MS Stock Contracting & Anor v AUX Venture & Anor (No 2)

[2011] NTSC 76


PARTIES:                                         MS STOCK CONTRACTING PTY LTD

                                                         (ACN 098 710 715)




                                                         FLY FOX PTY LTD (ACN 132 028 276)




                                                         AUX VENTURE PTY LTD

                                                         (ACN 135 481 140)




                                                         WAINWRIGHT, JENNIFER HELEN






FILE NO:                                          124 of 2010 (21037722)


DELIVERED:                                   29 September 2011


HEARING DATES:                           27 September 2011


JUDGMENT OF:                              BARR J









COSTS – Application for oral examination of second defendant to ascertain identity of third party – finding that second defendant misled plaintiffs as to existence or involvement of third party –no action taken by second defendant to disabuse plaintiff of their mistaken belief – avoidance of order for oral examination by late correction of falsehood – whether costs order against technically successful defendant appropriate in the circumstances – whether appropriate to order indemnity costs


MS Stock Contracting & Anor v AUX Venture & Anor [2011] NTSC 08, referred to.

Oshlack v Richmond River Council (1998) 193 CLR 72; Ritter v Godfrey [1920] 2 KB 47; Verna Trading v New India Assurance [1991] 1 VR 129, considered.





    Plaintiff:                                      D Robinson SC

    Defendant:                                    A Young



    Plaintiff:                                      Clayton Utz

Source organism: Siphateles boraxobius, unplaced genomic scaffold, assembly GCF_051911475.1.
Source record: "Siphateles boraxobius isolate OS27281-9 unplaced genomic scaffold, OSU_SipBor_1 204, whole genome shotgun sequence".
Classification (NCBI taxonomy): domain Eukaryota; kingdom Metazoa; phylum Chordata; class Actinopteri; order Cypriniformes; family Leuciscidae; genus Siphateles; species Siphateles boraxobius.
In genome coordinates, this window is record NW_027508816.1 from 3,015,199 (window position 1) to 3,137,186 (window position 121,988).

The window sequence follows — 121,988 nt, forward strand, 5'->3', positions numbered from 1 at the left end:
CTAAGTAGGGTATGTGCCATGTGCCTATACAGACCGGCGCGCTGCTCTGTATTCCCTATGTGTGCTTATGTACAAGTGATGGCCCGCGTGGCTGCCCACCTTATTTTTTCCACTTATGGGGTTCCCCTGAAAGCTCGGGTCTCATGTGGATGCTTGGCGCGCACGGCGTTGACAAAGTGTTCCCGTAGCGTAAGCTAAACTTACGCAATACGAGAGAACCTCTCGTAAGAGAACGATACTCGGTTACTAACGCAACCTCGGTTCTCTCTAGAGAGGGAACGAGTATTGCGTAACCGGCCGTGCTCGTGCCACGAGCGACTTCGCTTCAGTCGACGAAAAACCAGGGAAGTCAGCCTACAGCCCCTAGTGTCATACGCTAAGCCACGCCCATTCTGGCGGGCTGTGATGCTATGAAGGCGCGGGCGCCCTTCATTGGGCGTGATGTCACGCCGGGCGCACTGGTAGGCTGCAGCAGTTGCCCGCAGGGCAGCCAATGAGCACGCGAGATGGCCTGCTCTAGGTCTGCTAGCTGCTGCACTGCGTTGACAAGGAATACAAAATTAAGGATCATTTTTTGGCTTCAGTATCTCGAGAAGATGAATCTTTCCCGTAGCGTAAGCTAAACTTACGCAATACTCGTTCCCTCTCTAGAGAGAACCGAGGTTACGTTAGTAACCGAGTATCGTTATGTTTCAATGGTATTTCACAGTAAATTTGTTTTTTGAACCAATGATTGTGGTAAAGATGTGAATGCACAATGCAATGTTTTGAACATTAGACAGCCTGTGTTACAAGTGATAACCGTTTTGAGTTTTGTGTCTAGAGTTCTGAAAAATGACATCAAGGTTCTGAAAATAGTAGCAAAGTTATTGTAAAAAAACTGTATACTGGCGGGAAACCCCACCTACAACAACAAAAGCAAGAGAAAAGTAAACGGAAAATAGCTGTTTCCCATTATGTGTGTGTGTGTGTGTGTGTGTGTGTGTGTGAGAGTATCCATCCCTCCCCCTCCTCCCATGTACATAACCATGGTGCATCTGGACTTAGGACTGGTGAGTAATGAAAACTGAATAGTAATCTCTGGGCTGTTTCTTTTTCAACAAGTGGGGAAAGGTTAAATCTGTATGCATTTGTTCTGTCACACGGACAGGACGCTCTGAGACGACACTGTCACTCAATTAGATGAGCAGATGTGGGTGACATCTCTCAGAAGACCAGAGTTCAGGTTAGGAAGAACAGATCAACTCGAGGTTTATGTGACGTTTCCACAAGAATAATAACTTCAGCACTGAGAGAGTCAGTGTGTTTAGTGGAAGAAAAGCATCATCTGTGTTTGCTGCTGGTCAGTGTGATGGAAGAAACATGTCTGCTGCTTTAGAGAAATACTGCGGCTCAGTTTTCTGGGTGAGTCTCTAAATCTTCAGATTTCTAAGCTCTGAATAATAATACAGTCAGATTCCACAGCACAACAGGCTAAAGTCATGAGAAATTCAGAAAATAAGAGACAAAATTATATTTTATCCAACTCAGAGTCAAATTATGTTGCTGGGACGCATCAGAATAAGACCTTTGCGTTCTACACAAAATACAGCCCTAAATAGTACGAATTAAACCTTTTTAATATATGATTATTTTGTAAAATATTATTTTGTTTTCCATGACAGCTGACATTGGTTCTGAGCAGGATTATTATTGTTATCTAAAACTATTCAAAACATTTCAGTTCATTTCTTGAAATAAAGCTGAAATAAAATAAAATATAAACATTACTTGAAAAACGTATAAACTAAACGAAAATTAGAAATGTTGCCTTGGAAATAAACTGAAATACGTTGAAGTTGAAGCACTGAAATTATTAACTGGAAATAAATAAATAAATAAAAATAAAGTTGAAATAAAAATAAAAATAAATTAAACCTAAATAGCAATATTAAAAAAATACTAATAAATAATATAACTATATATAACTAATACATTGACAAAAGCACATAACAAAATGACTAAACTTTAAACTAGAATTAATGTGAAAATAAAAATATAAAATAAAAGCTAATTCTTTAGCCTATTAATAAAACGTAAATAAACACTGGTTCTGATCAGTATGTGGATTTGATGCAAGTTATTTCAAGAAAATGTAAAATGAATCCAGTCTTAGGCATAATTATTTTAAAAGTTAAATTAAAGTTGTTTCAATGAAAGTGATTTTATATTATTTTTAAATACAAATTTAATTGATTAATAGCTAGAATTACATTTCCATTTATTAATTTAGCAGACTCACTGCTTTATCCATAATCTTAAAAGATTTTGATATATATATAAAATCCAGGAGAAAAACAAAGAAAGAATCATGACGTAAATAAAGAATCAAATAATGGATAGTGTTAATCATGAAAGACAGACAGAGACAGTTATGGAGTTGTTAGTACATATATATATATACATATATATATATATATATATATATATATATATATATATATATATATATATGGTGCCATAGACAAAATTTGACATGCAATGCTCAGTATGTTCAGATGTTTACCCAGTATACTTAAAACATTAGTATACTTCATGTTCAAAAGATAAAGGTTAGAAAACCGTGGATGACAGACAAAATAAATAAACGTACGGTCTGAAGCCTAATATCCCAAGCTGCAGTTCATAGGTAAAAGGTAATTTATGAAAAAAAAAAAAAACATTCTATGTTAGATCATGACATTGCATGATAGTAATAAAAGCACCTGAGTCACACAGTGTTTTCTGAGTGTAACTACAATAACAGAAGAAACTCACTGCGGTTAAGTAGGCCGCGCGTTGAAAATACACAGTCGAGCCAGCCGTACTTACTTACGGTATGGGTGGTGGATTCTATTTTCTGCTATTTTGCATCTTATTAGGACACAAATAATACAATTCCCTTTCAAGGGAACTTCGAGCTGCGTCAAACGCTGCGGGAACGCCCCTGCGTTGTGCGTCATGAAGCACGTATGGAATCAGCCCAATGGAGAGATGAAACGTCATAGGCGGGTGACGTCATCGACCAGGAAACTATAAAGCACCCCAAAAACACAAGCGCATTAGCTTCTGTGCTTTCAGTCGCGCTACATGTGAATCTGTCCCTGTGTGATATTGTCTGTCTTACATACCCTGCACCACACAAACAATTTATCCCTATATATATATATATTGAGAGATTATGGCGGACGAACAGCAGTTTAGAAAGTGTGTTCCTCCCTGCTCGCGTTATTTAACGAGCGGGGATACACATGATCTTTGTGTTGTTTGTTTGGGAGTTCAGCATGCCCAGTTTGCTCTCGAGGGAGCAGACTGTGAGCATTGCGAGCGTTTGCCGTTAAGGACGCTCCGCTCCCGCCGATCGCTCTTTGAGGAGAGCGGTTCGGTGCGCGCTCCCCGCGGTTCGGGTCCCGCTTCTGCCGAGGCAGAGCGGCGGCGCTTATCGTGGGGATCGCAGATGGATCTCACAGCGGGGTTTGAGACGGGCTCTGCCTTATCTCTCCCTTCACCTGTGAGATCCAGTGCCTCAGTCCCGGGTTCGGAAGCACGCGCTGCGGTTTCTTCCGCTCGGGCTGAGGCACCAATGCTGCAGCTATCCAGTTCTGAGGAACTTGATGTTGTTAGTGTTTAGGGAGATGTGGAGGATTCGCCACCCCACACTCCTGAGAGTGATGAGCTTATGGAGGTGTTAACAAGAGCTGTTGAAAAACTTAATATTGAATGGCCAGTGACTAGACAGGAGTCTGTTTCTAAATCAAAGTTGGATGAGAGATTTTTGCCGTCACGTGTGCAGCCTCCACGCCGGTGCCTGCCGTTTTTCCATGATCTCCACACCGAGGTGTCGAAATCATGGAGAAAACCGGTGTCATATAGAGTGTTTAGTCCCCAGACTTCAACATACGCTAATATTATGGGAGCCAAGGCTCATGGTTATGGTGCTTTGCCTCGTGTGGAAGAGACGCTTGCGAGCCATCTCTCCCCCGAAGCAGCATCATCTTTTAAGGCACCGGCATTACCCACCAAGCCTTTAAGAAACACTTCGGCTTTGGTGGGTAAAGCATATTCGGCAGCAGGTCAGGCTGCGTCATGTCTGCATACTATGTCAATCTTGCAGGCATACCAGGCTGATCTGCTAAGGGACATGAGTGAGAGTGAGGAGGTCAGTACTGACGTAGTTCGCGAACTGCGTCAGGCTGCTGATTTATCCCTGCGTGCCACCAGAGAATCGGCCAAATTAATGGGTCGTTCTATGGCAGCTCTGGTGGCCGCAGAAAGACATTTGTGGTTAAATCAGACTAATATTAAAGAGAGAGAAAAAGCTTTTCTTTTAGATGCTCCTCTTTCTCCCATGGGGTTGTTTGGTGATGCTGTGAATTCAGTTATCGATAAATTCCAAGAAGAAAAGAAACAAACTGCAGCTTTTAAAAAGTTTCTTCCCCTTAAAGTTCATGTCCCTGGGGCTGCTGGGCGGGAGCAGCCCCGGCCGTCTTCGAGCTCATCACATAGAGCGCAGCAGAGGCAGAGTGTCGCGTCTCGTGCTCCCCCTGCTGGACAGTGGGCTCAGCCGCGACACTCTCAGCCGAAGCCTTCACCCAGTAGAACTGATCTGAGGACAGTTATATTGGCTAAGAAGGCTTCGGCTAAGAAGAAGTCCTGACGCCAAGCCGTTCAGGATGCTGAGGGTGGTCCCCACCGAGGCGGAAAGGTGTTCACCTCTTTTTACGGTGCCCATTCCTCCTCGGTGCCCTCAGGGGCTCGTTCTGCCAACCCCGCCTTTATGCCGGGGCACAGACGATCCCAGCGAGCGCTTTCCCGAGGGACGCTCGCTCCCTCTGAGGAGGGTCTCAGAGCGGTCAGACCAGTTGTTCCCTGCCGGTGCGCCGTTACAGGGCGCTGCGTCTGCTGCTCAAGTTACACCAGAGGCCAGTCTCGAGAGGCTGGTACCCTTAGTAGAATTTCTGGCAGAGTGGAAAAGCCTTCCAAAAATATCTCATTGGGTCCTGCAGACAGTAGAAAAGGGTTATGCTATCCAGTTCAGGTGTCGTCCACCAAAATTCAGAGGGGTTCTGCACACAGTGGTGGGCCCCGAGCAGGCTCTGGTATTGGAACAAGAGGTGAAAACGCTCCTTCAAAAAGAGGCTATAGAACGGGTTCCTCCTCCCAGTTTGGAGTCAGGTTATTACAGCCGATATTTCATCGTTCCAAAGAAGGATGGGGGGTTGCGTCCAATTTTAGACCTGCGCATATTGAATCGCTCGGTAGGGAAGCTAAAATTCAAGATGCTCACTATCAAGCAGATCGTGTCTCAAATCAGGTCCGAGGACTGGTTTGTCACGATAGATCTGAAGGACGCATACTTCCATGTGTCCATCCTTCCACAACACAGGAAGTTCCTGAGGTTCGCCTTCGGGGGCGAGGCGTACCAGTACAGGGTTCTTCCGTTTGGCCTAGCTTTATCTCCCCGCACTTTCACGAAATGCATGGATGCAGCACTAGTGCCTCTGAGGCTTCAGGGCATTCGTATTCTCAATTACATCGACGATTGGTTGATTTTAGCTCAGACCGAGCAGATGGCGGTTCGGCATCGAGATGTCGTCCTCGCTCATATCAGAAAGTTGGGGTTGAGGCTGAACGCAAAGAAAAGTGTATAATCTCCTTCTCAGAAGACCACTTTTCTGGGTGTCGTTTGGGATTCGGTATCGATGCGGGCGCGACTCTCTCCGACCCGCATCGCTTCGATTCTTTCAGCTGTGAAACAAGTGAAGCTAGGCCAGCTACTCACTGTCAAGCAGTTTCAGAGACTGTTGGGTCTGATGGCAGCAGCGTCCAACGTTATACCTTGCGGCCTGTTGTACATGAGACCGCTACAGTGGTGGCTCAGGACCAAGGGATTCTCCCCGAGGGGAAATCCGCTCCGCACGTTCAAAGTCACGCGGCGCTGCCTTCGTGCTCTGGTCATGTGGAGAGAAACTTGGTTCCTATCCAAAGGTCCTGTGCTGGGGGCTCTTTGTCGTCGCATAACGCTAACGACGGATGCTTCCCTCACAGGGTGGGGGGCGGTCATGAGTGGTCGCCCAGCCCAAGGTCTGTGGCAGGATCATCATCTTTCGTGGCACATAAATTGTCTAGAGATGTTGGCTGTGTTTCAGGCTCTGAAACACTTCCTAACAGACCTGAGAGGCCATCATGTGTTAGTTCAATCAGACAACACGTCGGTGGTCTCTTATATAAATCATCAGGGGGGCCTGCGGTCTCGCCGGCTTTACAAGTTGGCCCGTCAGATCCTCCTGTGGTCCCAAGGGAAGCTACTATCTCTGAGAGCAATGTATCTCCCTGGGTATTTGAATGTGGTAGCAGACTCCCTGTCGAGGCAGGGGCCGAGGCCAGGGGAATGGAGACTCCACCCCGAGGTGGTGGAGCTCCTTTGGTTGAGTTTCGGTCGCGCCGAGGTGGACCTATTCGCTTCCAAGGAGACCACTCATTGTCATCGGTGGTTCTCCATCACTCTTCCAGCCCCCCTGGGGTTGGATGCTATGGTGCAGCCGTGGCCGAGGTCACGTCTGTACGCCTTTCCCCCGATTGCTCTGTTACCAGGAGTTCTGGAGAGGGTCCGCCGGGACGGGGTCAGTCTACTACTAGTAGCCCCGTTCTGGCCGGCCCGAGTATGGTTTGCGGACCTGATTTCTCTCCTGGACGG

Defendant:                                    South & Geldard


Judgment category classification:    B

Judgment ID Number:                       Bar1109

Number of pages:                             6






MS Stock Contracting & Anor v AUX Venture & Anor (No 2)

[2011] NTSC 76

No 124 of 2010 (21037722)





                                                     MS STOCK CONTRACTING PTY LTD

                                                     (ACN 098 710 715)

                                                         First Plaintiff




                                                     FLY FOX PTY LTD (ACN 132 028 276)

                                                         Second Plaintiff




                                                     AUX VENTURE & ANOR

                                                     (ACN 135 481 140)

                                                         First Defendant




                                                     JENNIFER HELEN WAINWRIGHT

                                                         Second Defendant






(Delivered 29 September 2011)


[1]       I have read the parties’ written submissions in relation to costs and considered the additional affidavit material tendered on the question of costs.  I have also had the benefit of hearing the further oral submissions of counsel.